firstname.lastname@example.org May 21, 2014
Thurston pitched the idea to advocates during a budget session, asking them to put forth the effort to get an 1/8-cent sales tax measure in front of voters. He said that if passed, it would create a sustainable money source for youth programs in town.
But he stressed it would work only with a grass-roots effort involving young people.
“I’m asking that you turn your effort back to the community,” he said, speaking to advocates gathered at City Hall.
Advocates have been calling for more robust offerings for young people, but the city is running on a tight budget. Thurston pointed to Fresno, which passed a measure about a decade ago to fund its zoo.
With only about 60 days to get 2,500 signatures to put such a meaure on Merced’s November ballot, Thurston proposed that advocates begin the effort for the next election cycle. He estimated the increase would collect about $1.5 million a year in Merced and could pay for programs for youths, the arts and seniors as well as Applegate Park Zoo.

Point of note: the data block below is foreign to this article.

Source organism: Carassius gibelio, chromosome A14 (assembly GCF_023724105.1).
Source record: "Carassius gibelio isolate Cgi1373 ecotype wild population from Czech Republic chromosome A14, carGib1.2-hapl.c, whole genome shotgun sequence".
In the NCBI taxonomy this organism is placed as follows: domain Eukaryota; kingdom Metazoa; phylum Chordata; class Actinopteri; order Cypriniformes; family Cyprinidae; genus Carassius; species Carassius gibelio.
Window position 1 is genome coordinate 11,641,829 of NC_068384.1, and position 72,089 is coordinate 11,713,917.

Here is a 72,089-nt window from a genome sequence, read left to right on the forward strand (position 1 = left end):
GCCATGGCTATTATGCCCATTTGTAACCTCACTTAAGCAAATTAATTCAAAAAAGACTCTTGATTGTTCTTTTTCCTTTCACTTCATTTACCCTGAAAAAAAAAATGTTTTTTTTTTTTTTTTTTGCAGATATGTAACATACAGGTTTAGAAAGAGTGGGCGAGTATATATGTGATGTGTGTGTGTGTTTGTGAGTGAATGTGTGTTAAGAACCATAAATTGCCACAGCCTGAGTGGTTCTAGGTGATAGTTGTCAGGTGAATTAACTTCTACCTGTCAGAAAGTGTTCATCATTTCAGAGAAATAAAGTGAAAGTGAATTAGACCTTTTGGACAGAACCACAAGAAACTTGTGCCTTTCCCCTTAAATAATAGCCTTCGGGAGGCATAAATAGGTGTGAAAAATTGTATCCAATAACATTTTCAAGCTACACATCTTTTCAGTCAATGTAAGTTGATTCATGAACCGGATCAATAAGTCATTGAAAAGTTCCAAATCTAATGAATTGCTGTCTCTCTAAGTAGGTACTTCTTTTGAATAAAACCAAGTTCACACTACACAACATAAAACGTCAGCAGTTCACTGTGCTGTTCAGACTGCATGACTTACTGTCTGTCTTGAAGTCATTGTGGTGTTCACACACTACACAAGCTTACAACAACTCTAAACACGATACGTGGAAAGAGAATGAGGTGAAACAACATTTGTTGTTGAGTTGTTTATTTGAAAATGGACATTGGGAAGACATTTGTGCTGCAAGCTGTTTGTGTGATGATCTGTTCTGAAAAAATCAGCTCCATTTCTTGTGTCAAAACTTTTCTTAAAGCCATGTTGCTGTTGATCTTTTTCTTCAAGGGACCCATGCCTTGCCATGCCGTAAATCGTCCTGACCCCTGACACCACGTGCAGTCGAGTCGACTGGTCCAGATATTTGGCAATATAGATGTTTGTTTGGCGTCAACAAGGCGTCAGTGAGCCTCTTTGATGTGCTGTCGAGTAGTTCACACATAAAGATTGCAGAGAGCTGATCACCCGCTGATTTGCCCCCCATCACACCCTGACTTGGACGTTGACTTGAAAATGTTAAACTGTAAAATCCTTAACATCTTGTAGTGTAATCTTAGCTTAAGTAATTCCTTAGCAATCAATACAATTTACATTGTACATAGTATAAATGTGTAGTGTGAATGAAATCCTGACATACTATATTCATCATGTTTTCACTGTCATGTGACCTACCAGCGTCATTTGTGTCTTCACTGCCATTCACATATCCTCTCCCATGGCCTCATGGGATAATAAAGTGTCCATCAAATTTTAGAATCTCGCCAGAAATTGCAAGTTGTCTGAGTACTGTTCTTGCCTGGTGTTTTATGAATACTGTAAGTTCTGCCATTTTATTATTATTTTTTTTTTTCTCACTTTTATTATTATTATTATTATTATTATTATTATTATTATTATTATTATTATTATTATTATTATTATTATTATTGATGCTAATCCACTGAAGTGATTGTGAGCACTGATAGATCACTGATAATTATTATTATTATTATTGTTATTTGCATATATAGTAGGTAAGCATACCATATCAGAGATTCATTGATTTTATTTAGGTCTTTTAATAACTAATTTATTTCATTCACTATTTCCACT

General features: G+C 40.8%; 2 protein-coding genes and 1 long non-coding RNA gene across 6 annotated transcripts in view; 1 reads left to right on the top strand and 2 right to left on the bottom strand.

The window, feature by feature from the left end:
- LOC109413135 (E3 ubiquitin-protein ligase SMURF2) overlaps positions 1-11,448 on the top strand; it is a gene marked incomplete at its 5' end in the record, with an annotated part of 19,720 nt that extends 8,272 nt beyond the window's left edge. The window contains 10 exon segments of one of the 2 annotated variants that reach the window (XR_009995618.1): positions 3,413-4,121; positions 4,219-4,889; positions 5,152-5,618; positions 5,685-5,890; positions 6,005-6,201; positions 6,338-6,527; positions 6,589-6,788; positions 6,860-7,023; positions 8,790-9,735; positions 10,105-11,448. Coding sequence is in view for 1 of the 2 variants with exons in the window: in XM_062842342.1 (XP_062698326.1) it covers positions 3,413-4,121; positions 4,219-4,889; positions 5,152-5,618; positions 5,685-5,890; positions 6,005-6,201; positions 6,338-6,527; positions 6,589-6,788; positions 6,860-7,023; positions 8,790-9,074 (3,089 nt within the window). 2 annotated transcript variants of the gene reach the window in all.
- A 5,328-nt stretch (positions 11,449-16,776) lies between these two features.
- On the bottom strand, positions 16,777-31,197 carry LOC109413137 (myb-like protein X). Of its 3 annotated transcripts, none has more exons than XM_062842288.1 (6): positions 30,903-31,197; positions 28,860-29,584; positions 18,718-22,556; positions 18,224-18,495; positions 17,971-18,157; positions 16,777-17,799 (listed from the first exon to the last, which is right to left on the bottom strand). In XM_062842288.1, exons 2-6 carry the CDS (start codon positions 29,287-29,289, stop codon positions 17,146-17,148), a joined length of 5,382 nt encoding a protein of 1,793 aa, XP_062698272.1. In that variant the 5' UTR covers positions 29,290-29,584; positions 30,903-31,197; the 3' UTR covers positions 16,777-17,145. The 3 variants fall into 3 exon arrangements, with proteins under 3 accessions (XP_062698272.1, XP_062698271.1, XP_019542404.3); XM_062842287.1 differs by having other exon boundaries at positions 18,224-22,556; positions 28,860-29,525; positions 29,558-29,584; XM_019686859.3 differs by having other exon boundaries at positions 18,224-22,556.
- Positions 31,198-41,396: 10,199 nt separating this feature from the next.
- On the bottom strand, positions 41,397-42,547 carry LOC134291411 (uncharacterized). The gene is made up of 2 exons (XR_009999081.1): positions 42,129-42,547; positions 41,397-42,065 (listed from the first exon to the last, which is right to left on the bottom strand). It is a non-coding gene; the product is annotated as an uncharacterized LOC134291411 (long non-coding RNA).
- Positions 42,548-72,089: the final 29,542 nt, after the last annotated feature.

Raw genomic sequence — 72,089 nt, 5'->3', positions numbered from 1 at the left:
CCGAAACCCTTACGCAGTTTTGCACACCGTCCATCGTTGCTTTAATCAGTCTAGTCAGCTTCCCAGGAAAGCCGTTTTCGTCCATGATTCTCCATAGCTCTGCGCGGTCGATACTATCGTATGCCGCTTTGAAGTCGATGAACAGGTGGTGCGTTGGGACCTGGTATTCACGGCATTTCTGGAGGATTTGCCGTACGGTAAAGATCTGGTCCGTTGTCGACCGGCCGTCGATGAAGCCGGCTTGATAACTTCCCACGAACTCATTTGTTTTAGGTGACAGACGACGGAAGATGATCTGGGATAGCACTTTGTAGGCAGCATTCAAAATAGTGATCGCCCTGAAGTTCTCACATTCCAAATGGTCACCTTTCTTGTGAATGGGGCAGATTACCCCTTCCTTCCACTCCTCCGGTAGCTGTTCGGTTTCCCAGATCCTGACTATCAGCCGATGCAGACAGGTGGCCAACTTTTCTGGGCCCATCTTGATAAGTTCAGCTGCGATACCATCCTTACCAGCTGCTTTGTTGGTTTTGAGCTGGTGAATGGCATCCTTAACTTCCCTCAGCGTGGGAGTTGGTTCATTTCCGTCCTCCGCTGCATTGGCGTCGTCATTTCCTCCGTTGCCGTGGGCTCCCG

Departments throughout the city have seen cuts since the economy slumped, and Merced is expected to be on a slow path back to where it was before the Great Recession.
Thurston said room for funding more youth programs seems to be years out. “The five-year forecast has us treading too much water,” he said.
The council met the idea with mixed reviews during the study session.
Councilman Tony Dossetti said he would throw his support behind the idea, saying it would gain traction and give young people good practice. “It gives them hands-on experience in dealing with local government.”
Councilman Mike Murphy said the city should work with what it has, and continue to study where it might find extra cash in the proposed budget.
“I don’t think we need to go down the path of a tax increase,” he said.
The city’s proposed budget is $194 million, an increase of about 1.5 percent from last year. It has $40.7 million in discretionary money from the general fund and Measure C dollars.
Sam Rangel, the creator of Mentoring Odd Jobs Organization, or MOJO, was at the study session.
He said a measure might be a good idea, but it doesn’t solve problems in the short term.
“When you have a health condition, you want treatment now,” he said.
His nonprofit gives at-risk youths ages 15 to 24 the opportunity to work odd jobs for pay, teaching them the value of hard work and giving them something to do after school.
Advocates say services that keep young people busy and give them job skills will pay off by decreasing crime and improving opportunities for them.
Sun-Star staff writer Thaddeus Miller can be reached at (209) 385-2453 or email@example.com.